Inside Spencer: The KSRL Blog

Improving the Physical Environment in Spencer Library: The Second Visit from Image Permanence Institute

May 8th, 2018

KU Libraries recently hosted Christopher Cameron and Kelly Krish, consultants from Image Permanence Institute (IPI), for their second visit as part of the planning grant we were awarded from the National Endowment for the Humanities, under the Sustaining Cultural Heritage Collections program. The purpose of the grant is to work with our environmental consultants to study the heating, ventilation, and air conditioning (HVAC) system in Spencer Research Library in order to better preserve our collections while also hopefully finding ways to save energy.

On April 24-25, 2018, Christopher Cameron and Kelly Krish met with members of the KU team representing Facilities Services, Campus Operations, KU Libraries, and Facilities Planning and Development. We first met to discuss building and mechanical system updates since their visit in October.

Staff and consultants conferring, Spencer Library, University of Kansas Libraries

Whitney Baker (left, KU Libraries) confers with Christopher Cameron and
Kelly Krish (Image Permanence Institute). Click image to enlarge.

We then took a tour of the building to retrieve information from all the dataloggers in various collections spaces and the mechanical room. We use Preservation Environment Monitors (PEMs) that were developed by the Image Permanence Institute to record relative humidity and temperature. The data is uploaded into eClimate Notebook, software that was also developed by IPI. Christopher and Kelly can remotely access our data from New York; we have met via conference call periodically to discuss anomalies since their visit last October.

Consultant using a datalogger in the Spencer Library stacks, University of Kansas Libraries.

Downloading data from a Preservation Environment Monitor (PEM)
with a thumb drive. Click image to enlarge.

Staff member using a datalogger in the Spencer Library stacks, University of Kansas Libraries

Whitney Baker retrieving data in the
University Archives stacks. Click image to enlarge.

Christopher brought a new infrared (IR) camera to continue analysis of the vents in the stacks. Some seem to be blowing cold air into the space while others produce hot air. It’s a puzzle, and the IR data helps pinpoint how the conditioned air is delivered into the collections spaces.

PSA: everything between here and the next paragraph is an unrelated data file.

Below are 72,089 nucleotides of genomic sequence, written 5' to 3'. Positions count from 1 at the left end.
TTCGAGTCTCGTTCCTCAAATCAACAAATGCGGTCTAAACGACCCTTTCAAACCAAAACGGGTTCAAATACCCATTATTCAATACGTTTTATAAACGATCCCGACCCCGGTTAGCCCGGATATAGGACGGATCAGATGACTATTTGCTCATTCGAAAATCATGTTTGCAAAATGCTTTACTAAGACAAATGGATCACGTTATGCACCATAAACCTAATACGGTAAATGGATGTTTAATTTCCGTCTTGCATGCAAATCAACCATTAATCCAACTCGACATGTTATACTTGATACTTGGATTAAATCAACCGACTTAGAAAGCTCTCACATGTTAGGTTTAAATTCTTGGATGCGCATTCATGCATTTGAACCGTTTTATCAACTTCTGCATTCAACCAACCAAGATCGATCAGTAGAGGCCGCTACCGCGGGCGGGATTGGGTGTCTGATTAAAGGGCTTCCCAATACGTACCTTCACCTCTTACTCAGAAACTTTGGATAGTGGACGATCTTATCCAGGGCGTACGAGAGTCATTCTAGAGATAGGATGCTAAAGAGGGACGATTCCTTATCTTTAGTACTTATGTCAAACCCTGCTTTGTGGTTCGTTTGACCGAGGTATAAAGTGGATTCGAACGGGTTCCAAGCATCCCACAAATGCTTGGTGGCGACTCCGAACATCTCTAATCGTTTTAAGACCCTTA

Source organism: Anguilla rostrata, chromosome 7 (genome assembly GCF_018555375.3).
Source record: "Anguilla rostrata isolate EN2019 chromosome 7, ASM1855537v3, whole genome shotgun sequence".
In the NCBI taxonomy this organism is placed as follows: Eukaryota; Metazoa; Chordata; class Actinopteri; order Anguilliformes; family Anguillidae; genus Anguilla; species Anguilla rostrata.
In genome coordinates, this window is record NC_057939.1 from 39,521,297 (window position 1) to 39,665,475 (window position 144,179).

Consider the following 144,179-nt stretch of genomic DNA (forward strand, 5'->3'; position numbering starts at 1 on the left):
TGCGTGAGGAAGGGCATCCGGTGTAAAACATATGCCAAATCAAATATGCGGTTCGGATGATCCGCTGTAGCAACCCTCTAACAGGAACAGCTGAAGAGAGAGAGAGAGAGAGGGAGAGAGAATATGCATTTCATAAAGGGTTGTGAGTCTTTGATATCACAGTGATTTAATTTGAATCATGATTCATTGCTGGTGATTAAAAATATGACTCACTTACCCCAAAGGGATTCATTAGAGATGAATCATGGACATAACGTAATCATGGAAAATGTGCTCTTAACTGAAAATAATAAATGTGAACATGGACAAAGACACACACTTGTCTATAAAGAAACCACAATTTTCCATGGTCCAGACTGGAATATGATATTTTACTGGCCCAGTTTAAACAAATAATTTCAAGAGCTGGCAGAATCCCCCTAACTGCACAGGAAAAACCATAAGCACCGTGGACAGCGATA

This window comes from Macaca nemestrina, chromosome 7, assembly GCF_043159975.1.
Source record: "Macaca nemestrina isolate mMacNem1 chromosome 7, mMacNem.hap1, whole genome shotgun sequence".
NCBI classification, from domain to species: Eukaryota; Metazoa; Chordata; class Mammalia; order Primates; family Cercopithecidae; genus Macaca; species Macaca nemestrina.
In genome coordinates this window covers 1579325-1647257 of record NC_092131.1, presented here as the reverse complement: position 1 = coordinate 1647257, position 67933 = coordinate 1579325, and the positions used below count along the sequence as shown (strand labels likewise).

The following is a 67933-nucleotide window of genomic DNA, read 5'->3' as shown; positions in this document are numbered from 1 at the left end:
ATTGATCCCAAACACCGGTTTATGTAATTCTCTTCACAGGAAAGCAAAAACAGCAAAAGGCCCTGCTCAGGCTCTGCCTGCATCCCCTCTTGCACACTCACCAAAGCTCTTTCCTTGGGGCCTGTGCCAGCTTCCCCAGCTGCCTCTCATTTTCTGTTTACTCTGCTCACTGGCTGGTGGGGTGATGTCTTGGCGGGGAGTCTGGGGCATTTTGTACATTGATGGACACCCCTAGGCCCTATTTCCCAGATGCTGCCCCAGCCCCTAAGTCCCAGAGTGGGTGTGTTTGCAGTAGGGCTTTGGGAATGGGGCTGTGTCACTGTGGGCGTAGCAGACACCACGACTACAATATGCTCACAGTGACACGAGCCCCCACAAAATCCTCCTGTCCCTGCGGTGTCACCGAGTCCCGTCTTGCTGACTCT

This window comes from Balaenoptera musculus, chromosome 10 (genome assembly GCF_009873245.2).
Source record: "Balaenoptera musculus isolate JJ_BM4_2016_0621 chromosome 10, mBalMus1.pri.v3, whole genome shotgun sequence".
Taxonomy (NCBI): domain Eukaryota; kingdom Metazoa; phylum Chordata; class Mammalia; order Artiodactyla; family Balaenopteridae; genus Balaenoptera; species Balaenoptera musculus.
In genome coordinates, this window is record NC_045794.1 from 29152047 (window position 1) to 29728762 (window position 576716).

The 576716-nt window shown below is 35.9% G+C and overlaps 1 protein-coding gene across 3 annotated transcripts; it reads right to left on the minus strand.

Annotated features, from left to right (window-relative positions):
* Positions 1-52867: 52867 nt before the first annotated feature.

Consultant using an infrared camera in the Spencer Library stacks, University of Kansas Libraries.

Christopher Cameron using an infrared camera to locate
cold and hot spots in the stacks. Click image to enlarge.

The consultants and KU team ended the visit by discussing the data, making plans for some controlled studies, and discussing how we might use some designated grant funds to conduct further testing or make small improvements to the system.

We look forward to hosting the IPI consultants again in late fall or early winter, 2018. In the meantime, we will take monthly data readings for twenty-three loggers in the Spencer stacks, vents, and mechanical systems.

Whitney Baker, Head
Conservation Services

Any views, findings, conclusions, or recommendations expressed in this blog post do not necessarily represent those of the National Endowment for the Humanities. “Improving the Physical Environment in Spencer Research Library” has been made possible by a grant from the National Endowment for the Humanities: Sustaining Cultural Heritage Collections.

Environmental Monitoring in Spencer Library

October 20th, 2014

One of the jobs of Conservation Services is to ensure that the storage spaces in Spencer Research Library are suitable for  collections materials. We have placed thirteen dataloggers–plastic boxes smaller than the side of a credit card–around Spencer Library to take readings of temperature and relative humidity at thirty-minute intervals.

HOBO datalogger

A HOBO datalogger that records temperature and relative humidity in Spencer Library spaces.

The information is analyzed in a special software, called Climate Notebook, and the graphs are stored in a central location on KU Libraries’ network so various library staff members can watch for unusual changes in their spaces.

If paper-based materials become too hot and humid, mold could flourish and damage collections. If a storage space is too dry and hot, embrittlement of organic collection materials like paper and textiles could result. Generally, the lower the temperature, the better for our library collections, but because these collections occupy the same space as people, we’ve set a compromised standard of around 70 degrees Fahrenheit and 50% relative humidity.

Some Spencer collections are stored in KU Libraries’ high-density storage facility, which is kept at around 50 degrees F and 35% relative humidity. In such a space, materials will last longer as rates of deterioration are slowed.

Whitney Baker
Head, Conservation Services